• June 18th, 2024
  • Tuesday, 09:34:23 AM

Supporting Higher Education in the Chicano Community 


In March, the Denver Public School District (DPS) released a report called the La Raza Report, which is a research project that sets up a commitment of change for the Latino community in DPS. (Photo: Adobe Stock)

 

By Hilary Olivares

Posted May 16, 2024

 

From the history told in schools, to the stories we hear from our families, education for the Chicano community has opened up many opportunities that have sparked conversations on how important it is to pursue higher education. For many years, anyone of Chicano descent has

 

been set back by mindsets and the voices of those who continue to tear down anyone of color. It is not only important that we recognize the population of those who are Chicano, but the things that can be accomplished by such a powerful community.

 

In the 1960’s a movement brought upon the Chicano community was started to implement new change and to end discrimination; known as the Chicano Movement or El Movimiento, César Chávez, Rodolfo “Corky” Gonzales, Dolores Huerta, Rosalio Muñoz, and many other activists, came together to embrace a Chicano/a identity allowing for better work and education. The history being told in schools was not concise and lacked the proper teaching on the upbringing of Mexican-American people. In today’s world, we are often given misinformation which allows for interpretation that causes a lot of controversy. It’s significant that we have proper educators to expand on history and how Chicano history has had a huge impact on the world. Currently, school districts are lacking educators of color.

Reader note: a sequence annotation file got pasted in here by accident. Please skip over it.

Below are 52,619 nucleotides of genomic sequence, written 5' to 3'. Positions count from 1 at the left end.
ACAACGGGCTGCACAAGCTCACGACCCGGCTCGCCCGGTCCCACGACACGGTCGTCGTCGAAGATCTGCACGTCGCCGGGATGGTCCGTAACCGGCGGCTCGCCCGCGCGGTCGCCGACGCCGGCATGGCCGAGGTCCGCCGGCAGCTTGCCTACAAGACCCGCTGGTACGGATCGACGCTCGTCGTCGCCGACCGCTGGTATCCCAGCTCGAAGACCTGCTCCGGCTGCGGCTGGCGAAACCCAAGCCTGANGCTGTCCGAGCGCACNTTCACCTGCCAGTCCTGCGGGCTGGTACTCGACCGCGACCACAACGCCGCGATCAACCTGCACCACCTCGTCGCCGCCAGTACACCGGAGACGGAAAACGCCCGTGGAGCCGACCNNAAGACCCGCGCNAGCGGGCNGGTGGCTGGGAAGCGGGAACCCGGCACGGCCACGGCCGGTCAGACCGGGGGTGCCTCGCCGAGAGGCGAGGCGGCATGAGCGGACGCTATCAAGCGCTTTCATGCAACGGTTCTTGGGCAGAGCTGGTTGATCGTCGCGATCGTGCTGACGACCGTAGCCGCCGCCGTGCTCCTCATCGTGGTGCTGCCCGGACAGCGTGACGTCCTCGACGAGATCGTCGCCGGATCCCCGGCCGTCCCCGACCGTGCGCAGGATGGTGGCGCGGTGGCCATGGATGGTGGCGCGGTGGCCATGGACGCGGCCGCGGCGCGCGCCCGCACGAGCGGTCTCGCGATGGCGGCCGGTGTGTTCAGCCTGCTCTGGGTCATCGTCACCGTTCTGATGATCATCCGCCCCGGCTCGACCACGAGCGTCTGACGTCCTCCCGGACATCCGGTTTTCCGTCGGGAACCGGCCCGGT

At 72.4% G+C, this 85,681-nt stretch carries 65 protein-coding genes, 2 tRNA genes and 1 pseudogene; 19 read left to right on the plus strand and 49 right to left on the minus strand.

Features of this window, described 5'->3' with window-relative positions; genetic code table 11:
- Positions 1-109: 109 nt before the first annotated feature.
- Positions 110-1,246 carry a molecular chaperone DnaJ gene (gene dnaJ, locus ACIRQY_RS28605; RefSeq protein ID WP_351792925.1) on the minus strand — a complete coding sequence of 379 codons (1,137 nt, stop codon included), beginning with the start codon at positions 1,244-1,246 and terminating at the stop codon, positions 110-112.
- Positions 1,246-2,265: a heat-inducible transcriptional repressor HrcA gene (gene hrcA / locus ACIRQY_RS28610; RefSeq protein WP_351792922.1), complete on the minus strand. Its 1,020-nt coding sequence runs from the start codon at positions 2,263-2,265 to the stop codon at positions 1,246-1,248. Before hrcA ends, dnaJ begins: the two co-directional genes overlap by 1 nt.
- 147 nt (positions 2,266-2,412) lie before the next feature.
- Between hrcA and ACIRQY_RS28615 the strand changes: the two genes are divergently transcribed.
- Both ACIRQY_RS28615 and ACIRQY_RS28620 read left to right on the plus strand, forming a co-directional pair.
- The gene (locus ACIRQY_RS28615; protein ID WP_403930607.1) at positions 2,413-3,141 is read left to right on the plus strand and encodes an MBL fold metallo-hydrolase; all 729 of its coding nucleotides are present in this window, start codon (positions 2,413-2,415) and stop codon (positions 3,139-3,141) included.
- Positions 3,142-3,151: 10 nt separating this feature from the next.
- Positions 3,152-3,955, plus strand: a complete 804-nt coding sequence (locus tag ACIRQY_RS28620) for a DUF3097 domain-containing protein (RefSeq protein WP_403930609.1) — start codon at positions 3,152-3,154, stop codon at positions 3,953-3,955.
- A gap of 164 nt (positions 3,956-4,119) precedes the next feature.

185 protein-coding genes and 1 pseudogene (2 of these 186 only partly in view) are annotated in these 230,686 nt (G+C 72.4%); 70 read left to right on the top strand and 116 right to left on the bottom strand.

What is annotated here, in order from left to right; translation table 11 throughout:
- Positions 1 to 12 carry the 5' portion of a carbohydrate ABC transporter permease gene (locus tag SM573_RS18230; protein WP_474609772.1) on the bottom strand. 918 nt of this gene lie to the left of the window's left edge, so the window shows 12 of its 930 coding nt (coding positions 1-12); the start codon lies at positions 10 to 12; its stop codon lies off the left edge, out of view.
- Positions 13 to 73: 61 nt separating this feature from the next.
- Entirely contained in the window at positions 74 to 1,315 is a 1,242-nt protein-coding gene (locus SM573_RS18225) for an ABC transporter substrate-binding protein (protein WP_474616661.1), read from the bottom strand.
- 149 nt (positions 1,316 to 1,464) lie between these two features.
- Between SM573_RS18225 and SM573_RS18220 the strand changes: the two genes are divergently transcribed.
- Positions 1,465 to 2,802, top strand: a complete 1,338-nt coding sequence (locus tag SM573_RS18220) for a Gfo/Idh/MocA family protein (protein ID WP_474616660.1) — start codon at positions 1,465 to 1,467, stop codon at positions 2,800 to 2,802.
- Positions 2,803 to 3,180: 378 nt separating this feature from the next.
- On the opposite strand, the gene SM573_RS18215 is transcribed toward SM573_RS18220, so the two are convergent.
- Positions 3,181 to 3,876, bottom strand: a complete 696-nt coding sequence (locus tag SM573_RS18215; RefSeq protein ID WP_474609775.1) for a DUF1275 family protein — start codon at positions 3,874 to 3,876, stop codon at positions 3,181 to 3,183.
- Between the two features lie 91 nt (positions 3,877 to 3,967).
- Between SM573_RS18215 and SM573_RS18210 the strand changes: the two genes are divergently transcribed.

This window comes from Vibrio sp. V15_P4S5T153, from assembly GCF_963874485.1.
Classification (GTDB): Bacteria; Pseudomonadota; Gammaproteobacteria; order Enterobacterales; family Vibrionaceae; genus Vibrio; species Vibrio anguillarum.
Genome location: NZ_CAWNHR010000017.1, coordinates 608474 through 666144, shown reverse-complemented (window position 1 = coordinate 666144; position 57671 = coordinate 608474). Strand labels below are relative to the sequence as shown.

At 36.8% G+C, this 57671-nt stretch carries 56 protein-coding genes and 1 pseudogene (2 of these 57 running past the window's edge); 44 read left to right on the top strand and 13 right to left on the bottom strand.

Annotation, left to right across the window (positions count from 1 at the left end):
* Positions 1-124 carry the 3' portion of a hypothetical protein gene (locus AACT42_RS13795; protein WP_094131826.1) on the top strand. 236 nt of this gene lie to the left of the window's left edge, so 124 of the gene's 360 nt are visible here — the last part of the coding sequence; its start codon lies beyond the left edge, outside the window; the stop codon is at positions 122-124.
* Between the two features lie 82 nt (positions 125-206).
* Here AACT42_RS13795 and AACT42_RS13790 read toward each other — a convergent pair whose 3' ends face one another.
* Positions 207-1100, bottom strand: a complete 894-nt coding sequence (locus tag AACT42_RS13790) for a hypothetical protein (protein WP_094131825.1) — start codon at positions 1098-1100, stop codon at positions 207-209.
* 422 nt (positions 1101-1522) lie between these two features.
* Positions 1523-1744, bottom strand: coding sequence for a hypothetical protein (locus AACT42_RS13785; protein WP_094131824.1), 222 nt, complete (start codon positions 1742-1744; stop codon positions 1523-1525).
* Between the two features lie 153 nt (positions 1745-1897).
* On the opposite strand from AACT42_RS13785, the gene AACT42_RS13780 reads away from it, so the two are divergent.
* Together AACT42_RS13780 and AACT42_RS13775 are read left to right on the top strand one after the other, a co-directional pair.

It’s important to note that schools with diverse teachers can bring a positive outcome on the ways students learn and perform academically, which can lead students of color to pursue higher education.

 

I’ve always been inspired by people who used their education to make a better place and I believe in that.”
Dr. Nicki Gonzales, Regis University

 

In March, the Denver Public School District  (DPS) released a report called the La Raza Report, which is a research project that sets up a commitment of change for the Latino community in DPS. The report essentially found that there needed to be more resources for students to feel like they belong and to learn more about their cultures. With about 200 plus pages, part of the report focuses on the Historical Analysis and Literature Review and states: “A key to understanding the barriers for Latino students and their families is to identify and understand historical events and trends – e.g., racial discrimination, redlining, segregation, etc. –impacting them. For example, what was the impact of redlining on the Latino community, and what was and has been the impact of segregation on educational opportunities for Latino students?”

 

Ultimately, the report was designed to make students, families, and even staff within the DPS district who are of Latino/a, Chicano/a, Hispanic, and Mexican descents, to feel motivated to pursue an education where they can learn more about their own history and bring attention to a widely spread culture that makes up most of Denver Public Schools.